College intimidating

It seemed like all the stores were selling everything and I needed to get one of each color.” High school counselors and college representatives can help waylay students’ fears throughout their senior year and first-year of college.

First, though, the professionals need to be aware of what students really fear about the college experience—even while pretending to be all-wise, all the time.

Threatening and intimidating behavior may result in immediate suspension and other sanctions up to and including removal from the College.

A growing number of career colleges and vocational training schools now offer bachelor's and graduate degree programs oriented toward working adults.

In our interviews with 175 college students throughout the United States for Survival Secrets of College Students (Barron’s, 2007) students talked—sometimes painfully—about what they wished they’d known ahead of time and what they would have done differently.

In addition to fears about being smart enough, liking roommates, making friends, and missing home, students also worried about handling the party scene, having sex, covering costs, and being safe.

Many are also concerned that their employers will be unimpressed with their new degrees or certifications.

Similarly, when a student fails to take the initiative to ask questions or seek assistance, an instructor may simply assume that the student is not motivated to learn.”Through her interviews with more than 120 community college students — typically first-generation — Cox notes that a “coherent picture emerged” of their professors.“Students admitted to feeling intimidated by professors’ academic knowledge and by teachers’ power to assess students and assign grades,” Cox writes.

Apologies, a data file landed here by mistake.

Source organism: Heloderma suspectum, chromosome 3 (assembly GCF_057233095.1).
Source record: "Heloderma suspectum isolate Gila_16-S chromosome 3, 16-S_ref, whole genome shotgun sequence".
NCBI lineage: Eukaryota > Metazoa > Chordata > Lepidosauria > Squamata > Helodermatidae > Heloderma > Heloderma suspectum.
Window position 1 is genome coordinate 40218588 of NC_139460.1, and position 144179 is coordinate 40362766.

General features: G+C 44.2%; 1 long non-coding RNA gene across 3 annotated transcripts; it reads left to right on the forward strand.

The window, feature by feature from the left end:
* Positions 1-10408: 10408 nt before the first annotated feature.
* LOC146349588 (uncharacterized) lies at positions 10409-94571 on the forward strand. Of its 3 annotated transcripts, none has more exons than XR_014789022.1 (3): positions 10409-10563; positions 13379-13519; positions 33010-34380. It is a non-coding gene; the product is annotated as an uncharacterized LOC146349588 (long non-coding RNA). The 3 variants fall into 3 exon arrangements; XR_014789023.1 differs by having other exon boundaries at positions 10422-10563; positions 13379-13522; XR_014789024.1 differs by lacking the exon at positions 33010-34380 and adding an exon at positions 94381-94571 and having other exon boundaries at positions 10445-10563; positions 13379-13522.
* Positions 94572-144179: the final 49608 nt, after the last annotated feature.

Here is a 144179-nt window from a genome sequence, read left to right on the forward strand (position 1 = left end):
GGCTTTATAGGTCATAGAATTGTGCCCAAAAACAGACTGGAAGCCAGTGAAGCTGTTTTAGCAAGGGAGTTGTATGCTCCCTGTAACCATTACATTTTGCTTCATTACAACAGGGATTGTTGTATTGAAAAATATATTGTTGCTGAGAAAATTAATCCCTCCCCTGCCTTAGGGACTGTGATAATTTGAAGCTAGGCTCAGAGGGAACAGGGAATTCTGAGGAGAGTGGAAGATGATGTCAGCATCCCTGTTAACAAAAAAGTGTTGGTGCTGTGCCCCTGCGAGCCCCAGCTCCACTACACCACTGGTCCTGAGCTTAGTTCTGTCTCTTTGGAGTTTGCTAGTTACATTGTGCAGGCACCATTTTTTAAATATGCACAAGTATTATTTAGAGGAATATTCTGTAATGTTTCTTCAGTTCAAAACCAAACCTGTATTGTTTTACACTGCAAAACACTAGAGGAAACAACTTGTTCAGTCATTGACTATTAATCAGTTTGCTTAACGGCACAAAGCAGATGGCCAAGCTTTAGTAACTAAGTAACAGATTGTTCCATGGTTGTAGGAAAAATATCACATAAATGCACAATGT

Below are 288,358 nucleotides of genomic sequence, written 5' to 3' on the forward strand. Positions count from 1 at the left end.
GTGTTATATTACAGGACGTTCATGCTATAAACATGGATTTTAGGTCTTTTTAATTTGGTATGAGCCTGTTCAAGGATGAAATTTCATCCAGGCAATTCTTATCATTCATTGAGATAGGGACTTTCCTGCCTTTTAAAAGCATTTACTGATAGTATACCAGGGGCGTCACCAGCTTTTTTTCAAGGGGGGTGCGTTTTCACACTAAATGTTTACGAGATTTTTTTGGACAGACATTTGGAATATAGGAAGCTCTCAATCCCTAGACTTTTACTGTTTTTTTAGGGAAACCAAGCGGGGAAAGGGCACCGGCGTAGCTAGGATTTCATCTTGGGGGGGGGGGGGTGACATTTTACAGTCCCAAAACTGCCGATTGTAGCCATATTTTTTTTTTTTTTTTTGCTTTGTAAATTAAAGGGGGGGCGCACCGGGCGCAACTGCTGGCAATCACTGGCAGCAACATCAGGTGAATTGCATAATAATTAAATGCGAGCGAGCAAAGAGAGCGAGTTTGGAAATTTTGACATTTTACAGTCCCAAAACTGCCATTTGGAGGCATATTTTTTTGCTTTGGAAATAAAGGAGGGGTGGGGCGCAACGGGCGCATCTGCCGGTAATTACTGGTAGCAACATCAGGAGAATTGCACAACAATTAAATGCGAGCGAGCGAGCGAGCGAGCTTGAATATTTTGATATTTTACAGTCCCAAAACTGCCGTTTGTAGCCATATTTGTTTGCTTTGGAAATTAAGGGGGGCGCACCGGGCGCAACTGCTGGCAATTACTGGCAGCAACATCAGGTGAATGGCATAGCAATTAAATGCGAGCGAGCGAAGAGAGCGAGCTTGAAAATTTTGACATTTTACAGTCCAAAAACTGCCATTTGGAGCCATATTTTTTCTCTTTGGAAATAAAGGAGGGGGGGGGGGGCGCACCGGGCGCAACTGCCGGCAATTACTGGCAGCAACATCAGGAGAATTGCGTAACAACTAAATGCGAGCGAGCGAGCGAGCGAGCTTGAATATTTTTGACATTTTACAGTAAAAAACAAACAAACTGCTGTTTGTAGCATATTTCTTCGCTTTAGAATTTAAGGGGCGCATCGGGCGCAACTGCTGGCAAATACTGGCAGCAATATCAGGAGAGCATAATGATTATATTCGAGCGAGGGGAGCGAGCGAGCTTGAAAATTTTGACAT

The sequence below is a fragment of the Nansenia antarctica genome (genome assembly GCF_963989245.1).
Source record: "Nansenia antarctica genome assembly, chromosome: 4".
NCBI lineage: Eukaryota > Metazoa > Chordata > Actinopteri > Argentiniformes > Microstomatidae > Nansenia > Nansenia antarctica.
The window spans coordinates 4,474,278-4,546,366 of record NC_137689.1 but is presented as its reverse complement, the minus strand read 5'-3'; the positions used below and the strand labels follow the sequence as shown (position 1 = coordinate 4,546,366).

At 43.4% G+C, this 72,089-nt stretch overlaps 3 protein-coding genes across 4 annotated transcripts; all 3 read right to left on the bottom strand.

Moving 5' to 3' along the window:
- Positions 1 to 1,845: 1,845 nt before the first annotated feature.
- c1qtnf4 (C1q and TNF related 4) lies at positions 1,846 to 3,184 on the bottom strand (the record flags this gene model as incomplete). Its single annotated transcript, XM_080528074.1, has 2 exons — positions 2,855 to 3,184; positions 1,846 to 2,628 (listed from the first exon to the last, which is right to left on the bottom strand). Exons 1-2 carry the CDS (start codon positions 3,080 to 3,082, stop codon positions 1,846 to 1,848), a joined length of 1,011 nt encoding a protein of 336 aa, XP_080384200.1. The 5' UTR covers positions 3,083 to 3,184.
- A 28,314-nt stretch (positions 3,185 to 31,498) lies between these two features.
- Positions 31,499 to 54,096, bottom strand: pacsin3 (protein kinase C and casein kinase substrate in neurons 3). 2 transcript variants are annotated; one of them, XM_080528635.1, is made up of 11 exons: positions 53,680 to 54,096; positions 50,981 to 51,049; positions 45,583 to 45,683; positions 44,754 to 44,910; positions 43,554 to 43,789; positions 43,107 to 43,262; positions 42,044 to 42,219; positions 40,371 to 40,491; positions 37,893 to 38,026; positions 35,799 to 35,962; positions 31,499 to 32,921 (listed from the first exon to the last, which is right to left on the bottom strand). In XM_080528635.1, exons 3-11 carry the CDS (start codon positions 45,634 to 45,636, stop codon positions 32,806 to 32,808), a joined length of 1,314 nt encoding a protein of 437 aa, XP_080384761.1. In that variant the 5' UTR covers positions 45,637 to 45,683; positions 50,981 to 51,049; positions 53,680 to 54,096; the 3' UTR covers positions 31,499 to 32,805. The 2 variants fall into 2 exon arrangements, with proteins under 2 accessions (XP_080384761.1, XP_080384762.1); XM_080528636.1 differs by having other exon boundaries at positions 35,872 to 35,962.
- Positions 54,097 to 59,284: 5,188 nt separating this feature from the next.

However, most working adults re-enrolling in career college, regardless of whether they attend or complete classes online, end up fitting in well and are more than up to the challenge of returning to college as an adult.

There’s this little secret college-bound and first-year college students outwardly deny: They are scared sick about going off to college.

“Essentially, students were afraid that the professor would irrevocably confirm their academic inadequacy.”This nervousness was particularly concentrated among those students taking mathematics and composition courses, often the “portal to more exclusive classes.” Citing an “underlying fear” that they would be “exposed” in front of their peers and professors “as too stupid for college classes,” many of the students observed by Cox “exhibited very low tolerance for feeling confused or making mistakes” and often did not seek extra assistance to understand new skills or information.

Campus police should be contacted regarding any threatening and/or intimidating behavior.